Will Salman Rushdie greet this stinging review with 'lordly nonchalance'?

Author-critic Zoe Heller's excoriating verdict on the literary titan's book expected to start a fight

He has survived a fatwa and is an undisputed titan of modern literature.

But Sir Salman Rushdie appears to have made a new foe in the shape of fellow British writer Zoe Heller – whose scathing review of his memoirs has been described as the most devastating hatchet job of 2012.

Heller's piece, published in The New York Review of Books, condemned the "shuddering hauteur" of Rushdie's efforts, adding that "an unembarrassed sense of what he is owed as an embattled, literary immortal-in-waiting pervades his book".

Joseph Anton: A Memoir is an autobiography depicting Rushdie's struggle in the aftermath of The Satanic Verses, which forced him into hiding for nearly a decade. The work attempts to shed light on the experience and bury the ghosts of the past.

But it found little favour with Heller who, like Rushdie, left Britain for New York nearly a decade ago. In a stinging 2,600-word essay, she wrote: "One would hope that when recollecting his emotions in freedom and safety, he might bring some ironic detachment to bear on his own bombast. Hindsight, alas, has had no sobering effect on Rushdie's magisterial amour propre."

Born in north London, Heller started her career at The Independent on Sunday, later moving to New York. Her second novel, Notes on a Scandal, was nominated for the 2003 Booker Prize and made into a film starring Judi Dench and Bill Nighy. Some of her sharpest criticism is saved for Rushdie's assessment of his marriages, which she deems "egregiously uncharitable". "Rushdie has a habit of excusing his own fairly frequent infidelities and betrayals with reference to the imperative nature of his own desires," she wrote.

Joseph Anton is the pseudonym Rushdie chose while in hiding, borrowing the names from his fellow authors Joseph Conrad and Anton Chekhov. But it is another point of contention for Heller, who describes herself as "struck by the lordly nonchalance with which Rushdie places himself alongside Lawrence, Joyce, and Nabokov in the ranks of literary merit".

Describing the book as written in a "de Gaulle-like third person" she adds: "Throughout this memoir Rushdie claims kinship with any number of great literary men – men who, like him, suffered for their genius, but whose fame was destined to outlast that of their oppressors."

But her greatest criticism is saved for the last lines: "Some readers may find, by the end of Joseph Anton, that the world feels rather smaller and grimmer than before. But they should not be unduly alarmed. The world is as large and as wide as it ever was; it's just Rushdie who got small."

Rushdie did not offer a response when The Independent contacted him on Saturday. But he is unlikely to be silenced for long. His spat with fellow British author John Le Carré in 1997 led to a lengthy exchange of letters and a final assessment in which Rushdie branded the spy novelist "an illiterate, pompous ass".

Meanwhile, America's patience with British authors seems to be wearing thin. The New York Times recently criticised Rushdie's "relentless public presence" which it said "occurs precisely at a moment when many of New York's most successful writers appear to lead lives of domestic tranquillity in Brooklyn".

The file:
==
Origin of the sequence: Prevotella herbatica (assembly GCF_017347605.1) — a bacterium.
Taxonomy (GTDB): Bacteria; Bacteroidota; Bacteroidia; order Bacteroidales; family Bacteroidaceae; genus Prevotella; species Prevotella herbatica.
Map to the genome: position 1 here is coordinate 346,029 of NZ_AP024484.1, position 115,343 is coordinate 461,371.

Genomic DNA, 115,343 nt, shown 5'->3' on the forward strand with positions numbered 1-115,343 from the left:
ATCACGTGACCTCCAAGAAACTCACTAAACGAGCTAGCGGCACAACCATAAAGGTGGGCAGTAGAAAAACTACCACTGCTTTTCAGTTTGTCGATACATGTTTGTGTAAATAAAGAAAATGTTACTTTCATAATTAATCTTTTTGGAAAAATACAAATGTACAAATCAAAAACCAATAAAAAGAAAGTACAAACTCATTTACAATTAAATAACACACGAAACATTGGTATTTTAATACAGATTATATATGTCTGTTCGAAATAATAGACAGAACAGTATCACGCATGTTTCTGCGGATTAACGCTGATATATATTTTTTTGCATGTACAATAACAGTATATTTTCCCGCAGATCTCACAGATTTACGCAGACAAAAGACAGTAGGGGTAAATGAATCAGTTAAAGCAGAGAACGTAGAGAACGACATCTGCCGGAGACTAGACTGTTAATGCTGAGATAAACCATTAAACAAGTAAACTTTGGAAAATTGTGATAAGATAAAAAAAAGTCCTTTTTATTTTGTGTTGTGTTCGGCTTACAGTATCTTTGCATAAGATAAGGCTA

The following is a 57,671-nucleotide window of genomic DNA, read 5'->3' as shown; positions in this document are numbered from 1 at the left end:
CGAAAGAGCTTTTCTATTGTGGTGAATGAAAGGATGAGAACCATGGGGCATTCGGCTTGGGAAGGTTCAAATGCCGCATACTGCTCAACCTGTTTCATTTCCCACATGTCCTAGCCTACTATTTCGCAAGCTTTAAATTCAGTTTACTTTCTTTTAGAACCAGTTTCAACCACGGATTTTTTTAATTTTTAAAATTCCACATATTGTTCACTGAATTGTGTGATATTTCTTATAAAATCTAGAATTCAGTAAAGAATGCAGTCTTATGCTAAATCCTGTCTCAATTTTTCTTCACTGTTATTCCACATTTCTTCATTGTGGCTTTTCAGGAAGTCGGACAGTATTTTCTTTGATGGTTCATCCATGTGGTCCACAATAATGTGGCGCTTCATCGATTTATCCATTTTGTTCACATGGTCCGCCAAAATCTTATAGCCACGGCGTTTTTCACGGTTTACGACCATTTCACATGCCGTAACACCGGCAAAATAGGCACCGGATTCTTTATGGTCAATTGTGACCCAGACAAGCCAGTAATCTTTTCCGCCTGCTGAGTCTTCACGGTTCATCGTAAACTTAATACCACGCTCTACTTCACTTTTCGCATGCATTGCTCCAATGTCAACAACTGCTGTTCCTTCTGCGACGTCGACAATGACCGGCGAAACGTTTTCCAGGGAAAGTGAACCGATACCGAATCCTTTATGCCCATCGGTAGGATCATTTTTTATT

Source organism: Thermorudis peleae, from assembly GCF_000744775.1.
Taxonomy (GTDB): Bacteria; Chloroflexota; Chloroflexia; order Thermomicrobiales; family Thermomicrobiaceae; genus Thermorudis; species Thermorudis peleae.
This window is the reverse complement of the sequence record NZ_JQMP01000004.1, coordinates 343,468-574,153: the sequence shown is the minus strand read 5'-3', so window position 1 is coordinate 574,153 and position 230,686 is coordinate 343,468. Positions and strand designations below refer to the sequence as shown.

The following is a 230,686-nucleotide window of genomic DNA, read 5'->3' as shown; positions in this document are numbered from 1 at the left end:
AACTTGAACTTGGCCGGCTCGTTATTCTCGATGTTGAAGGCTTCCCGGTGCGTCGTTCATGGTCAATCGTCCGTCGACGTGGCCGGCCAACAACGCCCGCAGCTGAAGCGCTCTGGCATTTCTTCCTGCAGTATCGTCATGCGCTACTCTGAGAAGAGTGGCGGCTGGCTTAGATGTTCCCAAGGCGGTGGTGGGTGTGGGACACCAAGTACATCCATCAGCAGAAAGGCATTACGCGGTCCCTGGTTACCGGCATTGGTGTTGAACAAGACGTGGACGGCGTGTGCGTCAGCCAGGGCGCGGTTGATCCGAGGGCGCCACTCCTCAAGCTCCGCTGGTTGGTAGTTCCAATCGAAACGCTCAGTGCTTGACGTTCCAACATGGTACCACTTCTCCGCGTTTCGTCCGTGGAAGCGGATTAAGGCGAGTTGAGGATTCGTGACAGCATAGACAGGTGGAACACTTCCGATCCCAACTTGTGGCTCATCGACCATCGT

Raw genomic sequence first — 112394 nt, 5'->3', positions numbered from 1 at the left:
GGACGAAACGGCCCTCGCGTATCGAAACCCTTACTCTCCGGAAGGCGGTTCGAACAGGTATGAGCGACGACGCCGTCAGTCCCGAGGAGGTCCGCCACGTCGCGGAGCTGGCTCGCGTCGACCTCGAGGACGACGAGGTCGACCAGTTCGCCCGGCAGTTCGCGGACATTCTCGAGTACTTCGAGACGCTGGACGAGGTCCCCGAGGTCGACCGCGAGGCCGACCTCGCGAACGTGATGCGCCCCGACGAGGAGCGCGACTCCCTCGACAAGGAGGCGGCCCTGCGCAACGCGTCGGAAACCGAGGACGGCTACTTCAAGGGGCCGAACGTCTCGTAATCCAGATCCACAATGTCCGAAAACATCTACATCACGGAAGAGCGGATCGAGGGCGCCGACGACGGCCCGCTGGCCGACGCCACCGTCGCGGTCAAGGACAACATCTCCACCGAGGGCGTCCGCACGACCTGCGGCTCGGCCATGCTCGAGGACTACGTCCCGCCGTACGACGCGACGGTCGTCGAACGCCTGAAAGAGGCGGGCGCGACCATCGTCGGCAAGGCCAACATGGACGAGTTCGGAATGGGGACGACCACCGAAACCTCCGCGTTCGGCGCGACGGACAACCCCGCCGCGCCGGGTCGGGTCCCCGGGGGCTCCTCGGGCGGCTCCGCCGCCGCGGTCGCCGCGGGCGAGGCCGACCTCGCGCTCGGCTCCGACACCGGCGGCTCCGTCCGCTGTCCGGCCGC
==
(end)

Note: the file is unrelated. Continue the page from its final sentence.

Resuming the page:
The gossip website Gawker yesterday acclaimed Heller's review as the best hatchet job of the year, with writer Mallory Ortberg adding: "It is exciting to watch important British people insult each other. They are, generally speaking, much better at it than Americans, partly because reading is a blood sport there, but also because they've had centuries of practice."

Rushdie can nevertheless find some consolation from Heller. In a piece last year for aspiring writers, she wrote: "Having your work occasionally rejected – or poorly reviewed – is not a bad thing for a writer. Naturally, it's horrid at the time, but it does toughen you up. It also forces you to decide whether you're in the game for the long haul or not."

War of words: Literary spats

VS Naipaul and Paul Theroux

Naipaul sold a signed copy of a book given to him by Theroux for $1,500. Theroux branded Naipaul a racist, egoist and mercenary. They finally buried the hatchet in 2011.

Gabriel Garcia Marquez and Mario Vargas Llosa

When Peruvian Vargas Llosa punched the Colombian Marquez in 1976 – allegedly over a woman – it sparked a simmering feud with the pair not speaking for 30 years.

Leo Tolstoy and Ivan Turgenev

Tolstoy described Turgenev as "a bore", and their animosity heated up to the point that Tolstoy challenged his elder to a duel. Turgenev later made a deathbed plea for him to return to writing.

Have you tried new the Independent Digital Edition apps?
Arts and Entertainment

ebooksNow available in paperback
Arts and Entertainment

Arts and Entertainment
Taylor Swift won Best International Solo Female (Getty)

Brits 2015
Arts and Entertainment
Shining star: Maika Monroe, with Jake Weary, in ‘It Follows’
film review
Arts and Entertainment

Brits 2015
Arts and Entertainment
Paloma Faith arrives at the Brit Awards (Getty)

Brits 2015
Arts and Entertainment
Anne Boleyn's beheading in BBC Two's Wolf Hall

TV review
Arts and Entertainment